In a recent interview with the Daily Pennsylvanian, University of Pennsylvania Professor Marybeth Gasman commented on her Center for Minority Serving Institution’s Aspiring Leaders program, which she claimed to be the first of its kind nationally in training presidents and chancellors to head institutions serving under-served communities.
“There are 650 minority-serving institutions across the country,” Gasman said. “We really don’t have leadership training programs for future presidents that are specifically focused on these minority-serving institutions.”
But in a recent blog post for the Higher Education Leadership Foundation, organization co-founder and Wilberforce University President Herman Felton countered Gasman’s claim, suggesting that HBCUs and their presidents have established a long and productive history of training minority-serving presidents, well before the establishment of Gasman’s research center in 2014.
As I continue to process my feelings about the unspeakable events in Charlottesville and the current climate in our country which birthed them, I was recently forwarded a link to an article which served as my tipping point.
While I applaud anyone who genuinely supports the goal of strengthening MSIs (particularly HBCUs), this assertion is not only false, it is offensive and problematic.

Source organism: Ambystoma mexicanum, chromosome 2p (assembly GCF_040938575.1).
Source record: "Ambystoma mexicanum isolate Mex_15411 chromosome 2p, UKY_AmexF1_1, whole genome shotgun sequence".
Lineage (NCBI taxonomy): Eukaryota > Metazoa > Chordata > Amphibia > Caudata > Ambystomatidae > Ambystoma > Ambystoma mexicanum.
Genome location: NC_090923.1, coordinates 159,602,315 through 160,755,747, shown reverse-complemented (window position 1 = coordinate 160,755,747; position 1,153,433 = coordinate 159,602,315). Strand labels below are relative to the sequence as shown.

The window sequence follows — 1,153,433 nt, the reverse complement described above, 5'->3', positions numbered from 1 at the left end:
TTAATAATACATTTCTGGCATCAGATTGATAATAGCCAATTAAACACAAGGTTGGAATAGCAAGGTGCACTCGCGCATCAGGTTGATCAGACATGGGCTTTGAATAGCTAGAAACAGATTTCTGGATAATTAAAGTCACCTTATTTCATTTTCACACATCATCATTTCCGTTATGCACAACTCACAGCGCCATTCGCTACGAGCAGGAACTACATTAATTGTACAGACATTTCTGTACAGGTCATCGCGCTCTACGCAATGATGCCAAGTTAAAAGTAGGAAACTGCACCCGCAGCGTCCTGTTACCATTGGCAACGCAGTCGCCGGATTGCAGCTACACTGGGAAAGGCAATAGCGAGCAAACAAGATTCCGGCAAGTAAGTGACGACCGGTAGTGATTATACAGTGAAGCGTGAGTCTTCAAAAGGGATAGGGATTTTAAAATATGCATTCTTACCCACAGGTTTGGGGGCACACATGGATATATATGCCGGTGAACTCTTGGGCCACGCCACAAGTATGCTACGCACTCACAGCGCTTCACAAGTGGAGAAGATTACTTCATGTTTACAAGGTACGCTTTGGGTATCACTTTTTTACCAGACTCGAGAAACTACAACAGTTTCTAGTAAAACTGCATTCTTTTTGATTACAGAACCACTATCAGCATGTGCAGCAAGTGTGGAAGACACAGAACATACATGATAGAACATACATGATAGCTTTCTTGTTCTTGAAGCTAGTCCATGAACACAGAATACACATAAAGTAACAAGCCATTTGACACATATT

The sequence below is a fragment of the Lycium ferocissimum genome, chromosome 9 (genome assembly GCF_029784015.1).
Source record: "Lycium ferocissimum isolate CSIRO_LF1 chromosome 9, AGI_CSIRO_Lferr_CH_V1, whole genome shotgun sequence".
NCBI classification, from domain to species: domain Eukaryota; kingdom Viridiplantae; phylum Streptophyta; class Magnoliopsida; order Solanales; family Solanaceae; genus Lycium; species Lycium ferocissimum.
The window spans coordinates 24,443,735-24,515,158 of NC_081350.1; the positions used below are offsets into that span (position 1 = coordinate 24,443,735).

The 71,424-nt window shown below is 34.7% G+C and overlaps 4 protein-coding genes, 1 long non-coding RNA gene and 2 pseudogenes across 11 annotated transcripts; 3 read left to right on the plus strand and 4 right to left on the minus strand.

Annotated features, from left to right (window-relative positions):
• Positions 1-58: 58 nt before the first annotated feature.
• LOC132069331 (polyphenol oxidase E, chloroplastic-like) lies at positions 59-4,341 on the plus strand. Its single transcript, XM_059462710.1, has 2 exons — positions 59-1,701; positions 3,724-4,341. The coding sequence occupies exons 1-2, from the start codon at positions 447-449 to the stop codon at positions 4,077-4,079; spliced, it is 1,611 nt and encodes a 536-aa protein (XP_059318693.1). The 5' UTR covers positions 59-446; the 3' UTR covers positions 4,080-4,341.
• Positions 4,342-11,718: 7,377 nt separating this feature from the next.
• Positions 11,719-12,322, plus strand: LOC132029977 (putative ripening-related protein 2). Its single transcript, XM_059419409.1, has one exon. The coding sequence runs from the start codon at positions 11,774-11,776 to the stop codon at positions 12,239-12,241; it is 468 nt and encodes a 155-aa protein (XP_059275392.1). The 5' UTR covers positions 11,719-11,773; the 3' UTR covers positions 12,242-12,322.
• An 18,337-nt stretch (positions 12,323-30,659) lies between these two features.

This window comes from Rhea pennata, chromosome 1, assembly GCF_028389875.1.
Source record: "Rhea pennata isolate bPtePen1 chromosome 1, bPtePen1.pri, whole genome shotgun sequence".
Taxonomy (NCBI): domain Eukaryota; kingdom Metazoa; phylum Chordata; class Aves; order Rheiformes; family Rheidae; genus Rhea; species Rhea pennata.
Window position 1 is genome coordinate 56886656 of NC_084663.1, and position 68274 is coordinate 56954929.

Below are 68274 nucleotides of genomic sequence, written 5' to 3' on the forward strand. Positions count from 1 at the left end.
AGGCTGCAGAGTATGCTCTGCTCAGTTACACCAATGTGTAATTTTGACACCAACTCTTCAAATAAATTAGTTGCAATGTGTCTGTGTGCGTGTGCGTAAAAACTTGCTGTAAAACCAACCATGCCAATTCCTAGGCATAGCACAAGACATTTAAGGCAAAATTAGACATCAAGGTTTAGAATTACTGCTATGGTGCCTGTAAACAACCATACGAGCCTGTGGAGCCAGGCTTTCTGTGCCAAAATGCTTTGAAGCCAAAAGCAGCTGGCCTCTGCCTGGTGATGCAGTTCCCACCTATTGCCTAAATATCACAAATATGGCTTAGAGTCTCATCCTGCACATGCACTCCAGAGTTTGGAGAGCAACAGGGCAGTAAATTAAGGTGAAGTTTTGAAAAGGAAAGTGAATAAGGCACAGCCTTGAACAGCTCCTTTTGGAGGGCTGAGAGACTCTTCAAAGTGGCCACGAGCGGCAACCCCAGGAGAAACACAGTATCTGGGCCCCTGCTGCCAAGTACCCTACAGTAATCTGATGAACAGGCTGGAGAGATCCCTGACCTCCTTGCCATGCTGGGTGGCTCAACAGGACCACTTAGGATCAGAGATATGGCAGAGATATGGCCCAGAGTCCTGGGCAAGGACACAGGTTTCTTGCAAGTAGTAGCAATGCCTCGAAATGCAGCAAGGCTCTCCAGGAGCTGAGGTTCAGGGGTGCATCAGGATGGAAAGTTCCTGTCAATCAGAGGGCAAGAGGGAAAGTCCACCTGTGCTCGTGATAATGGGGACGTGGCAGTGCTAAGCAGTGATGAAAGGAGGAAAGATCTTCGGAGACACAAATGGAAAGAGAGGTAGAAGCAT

Most troubling is the assertion that this program is the first of its kind. This egregious statement clearly ignores the blatantly obvious: The longest sitting HBCU president, Hampton University’s Dr. William R. Harvey, has himself produced 17 presidents and hosted the Executive Leadership Summit to introduce and nurture the next group of HBCU presidents. But this article’s assertions render his contributions to the space invisible. Also invisible is the work of Drs. Charlie Lyons, Dorothy Cowser-Yancy, Edison O. Jackson and Johnnetta B. Cole, who have mentored, guided and sponsored past and current presidents.
As a new president who has benefited from HBCU leadership development and mentorship, I can attest that HBCUs are already earnestly committed to cultivating the next leaders. But again, our contributions are invisible. My inherent and genuine love and respect for the HBCU space left me feeling unsettled over this realization that those of us who are toiling in the fields each day are invisible to the broader populace.
The American Association of State Colleges and Universities’ Millennium Leadership Institute is another annual training program designed to train future presidents of minority-serving institutions, and was established by former North Carolina Central University Chancellor Emeritus Charlie Nelms and is currently directed by Kentucky State University President Emerita Mary Sias.
Both the Harvey Executive Training Institute and the MLI have annually convened for 16 and 19 years, respectively.